My hope is that neuroscience will get past justifying what we already know is right, and move on to explain what is happening when we don’t do the things we know we should be doing, like diagnosing and resolving why some leaders — perhaps even you and I — don’t actually do the leading we should.

Michael Clark is director of business development at Forrest & Company in Toronto, an organizational transformation firm, with over 25 years experience in developing the organizational and leadership capacity in organizations. 

Achieving the right balance in our heads

By Morgan Smyth

What makes a leader? This question has been asked ever since the concept of a leader was first invented. Yet, here we are, many millennia later with libraries full of books on this subject, and still we struggle to find the answer.

Josh Davis and his colleagues at the NeuroLeadership Institute are trying to help by approaching the issue from a different perspective. They are mapping the relationships between the desired traits of a leader and how her brain functions. 

They are showing us what areas of a leader’s brain are affected and what chemicals are released, depending on her actions or reactions. 

For instance, they have found the same area of the brain — the anterior cingulate cortex, to be precise — is stimulated whenever we experience either social pain or physical pain. 

Another area of the brain is also stimulated when we experience a decrease in social pressure or physical pain.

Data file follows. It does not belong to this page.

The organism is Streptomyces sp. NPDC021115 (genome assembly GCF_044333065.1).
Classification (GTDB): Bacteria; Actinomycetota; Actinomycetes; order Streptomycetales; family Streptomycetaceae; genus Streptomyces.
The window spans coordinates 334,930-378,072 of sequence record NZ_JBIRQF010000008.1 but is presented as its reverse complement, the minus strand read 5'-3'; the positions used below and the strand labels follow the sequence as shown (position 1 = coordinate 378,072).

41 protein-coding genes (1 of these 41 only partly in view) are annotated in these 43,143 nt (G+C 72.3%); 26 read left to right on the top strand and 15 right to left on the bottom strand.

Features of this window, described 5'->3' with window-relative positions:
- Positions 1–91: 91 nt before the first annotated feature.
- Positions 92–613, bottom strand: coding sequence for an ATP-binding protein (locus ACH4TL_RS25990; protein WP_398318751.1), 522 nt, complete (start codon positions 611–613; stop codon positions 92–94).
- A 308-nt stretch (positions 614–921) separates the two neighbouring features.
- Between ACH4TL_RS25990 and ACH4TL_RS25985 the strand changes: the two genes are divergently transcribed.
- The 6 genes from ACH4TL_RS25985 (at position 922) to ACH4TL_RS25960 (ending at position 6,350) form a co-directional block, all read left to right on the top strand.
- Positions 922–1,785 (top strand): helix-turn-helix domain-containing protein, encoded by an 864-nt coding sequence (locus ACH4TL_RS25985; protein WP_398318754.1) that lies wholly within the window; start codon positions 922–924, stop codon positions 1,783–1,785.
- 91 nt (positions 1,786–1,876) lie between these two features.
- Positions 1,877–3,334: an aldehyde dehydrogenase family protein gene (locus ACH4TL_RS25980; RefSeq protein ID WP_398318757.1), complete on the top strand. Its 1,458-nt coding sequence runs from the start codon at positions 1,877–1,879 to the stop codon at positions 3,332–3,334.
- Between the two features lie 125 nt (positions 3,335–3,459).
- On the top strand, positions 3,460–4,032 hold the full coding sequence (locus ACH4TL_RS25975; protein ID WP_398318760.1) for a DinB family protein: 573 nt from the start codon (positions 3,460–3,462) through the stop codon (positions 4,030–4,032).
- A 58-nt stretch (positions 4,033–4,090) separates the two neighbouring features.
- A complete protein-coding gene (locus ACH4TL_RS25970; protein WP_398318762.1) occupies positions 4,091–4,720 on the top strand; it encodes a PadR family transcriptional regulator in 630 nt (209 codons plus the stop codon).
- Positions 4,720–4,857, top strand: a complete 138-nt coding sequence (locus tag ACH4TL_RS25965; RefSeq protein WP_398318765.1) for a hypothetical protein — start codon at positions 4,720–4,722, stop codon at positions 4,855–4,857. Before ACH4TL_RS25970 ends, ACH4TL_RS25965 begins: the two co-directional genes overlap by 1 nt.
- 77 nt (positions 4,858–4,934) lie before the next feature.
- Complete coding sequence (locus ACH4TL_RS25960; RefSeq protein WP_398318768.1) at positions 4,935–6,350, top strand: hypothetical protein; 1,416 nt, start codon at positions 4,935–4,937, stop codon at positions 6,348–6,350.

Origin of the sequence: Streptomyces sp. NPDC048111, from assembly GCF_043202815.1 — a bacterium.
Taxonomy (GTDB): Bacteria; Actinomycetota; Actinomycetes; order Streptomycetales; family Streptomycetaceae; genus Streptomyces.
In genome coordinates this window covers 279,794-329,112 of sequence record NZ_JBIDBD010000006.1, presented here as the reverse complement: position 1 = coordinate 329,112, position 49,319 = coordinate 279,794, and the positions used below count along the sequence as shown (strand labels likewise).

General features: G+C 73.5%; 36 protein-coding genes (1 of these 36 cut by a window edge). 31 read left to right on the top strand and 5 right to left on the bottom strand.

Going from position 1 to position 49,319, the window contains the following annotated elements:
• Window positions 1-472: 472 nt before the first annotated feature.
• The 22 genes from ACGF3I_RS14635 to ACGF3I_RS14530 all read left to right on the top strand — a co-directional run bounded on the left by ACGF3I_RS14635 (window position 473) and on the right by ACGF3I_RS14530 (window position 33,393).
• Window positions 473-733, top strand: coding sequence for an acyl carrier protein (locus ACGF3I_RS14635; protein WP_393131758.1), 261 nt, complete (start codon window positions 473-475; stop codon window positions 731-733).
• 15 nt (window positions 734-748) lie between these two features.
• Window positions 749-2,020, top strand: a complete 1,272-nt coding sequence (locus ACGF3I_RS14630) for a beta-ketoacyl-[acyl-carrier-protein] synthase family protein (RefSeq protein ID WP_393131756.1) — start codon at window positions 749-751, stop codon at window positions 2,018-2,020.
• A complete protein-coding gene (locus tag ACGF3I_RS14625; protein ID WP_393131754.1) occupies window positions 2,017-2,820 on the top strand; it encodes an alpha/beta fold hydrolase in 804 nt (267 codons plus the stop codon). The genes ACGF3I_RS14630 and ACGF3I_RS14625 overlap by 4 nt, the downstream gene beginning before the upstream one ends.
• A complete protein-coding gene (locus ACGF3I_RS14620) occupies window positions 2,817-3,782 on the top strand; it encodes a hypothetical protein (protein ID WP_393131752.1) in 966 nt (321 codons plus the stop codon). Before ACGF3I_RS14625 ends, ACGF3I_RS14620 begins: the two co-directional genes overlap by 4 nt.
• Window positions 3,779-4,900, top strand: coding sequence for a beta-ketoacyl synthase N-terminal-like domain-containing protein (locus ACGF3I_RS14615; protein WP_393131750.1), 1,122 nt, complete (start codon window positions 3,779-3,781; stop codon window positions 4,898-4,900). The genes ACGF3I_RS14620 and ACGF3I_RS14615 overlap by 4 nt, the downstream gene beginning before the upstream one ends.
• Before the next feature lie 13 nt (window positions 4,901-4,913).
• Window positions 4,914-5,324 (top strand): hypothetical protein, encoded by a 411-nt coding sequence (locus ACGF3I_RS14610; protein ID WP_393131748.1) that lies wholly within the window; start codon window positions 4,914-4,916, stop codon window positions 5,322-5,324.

Establishing links
Davis and his team are using this information to establish links between our behaviours in certain situations and what areas within our brains respond so we can better control our behaviours and thus become better leaders.

This takes practice. We have to become more aware of our actions and understand why they are occurring: “When I talk in this manner, what emotion is driving me?” 

More importantly, “How can I control or change it?” Being mindful of our conduct will help us better govern our behaviours and actions.

One way to approach this goal is to imagine we each have two brains. One is our “worker brain” and the other is our “manager brain.” 

Our worker brain performs all our actions, including verbal, emotional and physical. Our manager brain watches this worker brain and directs it accordingly. 

An example of this would be when we are having a conversation with someone and, at the same time, evaluating what we are saying, how we are saying it (such as our tone of voice), noticing we are suddenly feeling happy, sad, angry or frustrated, for example, and also watching how the person is reacting.

Increasing management skills
The challenge most of us have is increasing the management skills of our manager brain. By doing so, it might not only help us avoid a lot of embarrassing moments, it might also make us a much better person.

Davis says the four primary domains in which the manager brain can be employed are: problem-solving, controlling emotions, interacting with others, and facilitating positive change.

The prefrontal cortex of our brains is the main area in which problem-solving activities take place while our emotions are formed within the limbic system, located at the centre of our brain. The goal is to get these two regions to work in harmony.

Balancing 2 chemicals
According to the NeuroLeadership Institute, the best way to accomplish this is to achieve the right balance between two chemicals produced in the brain: norepinephrine and dopamine.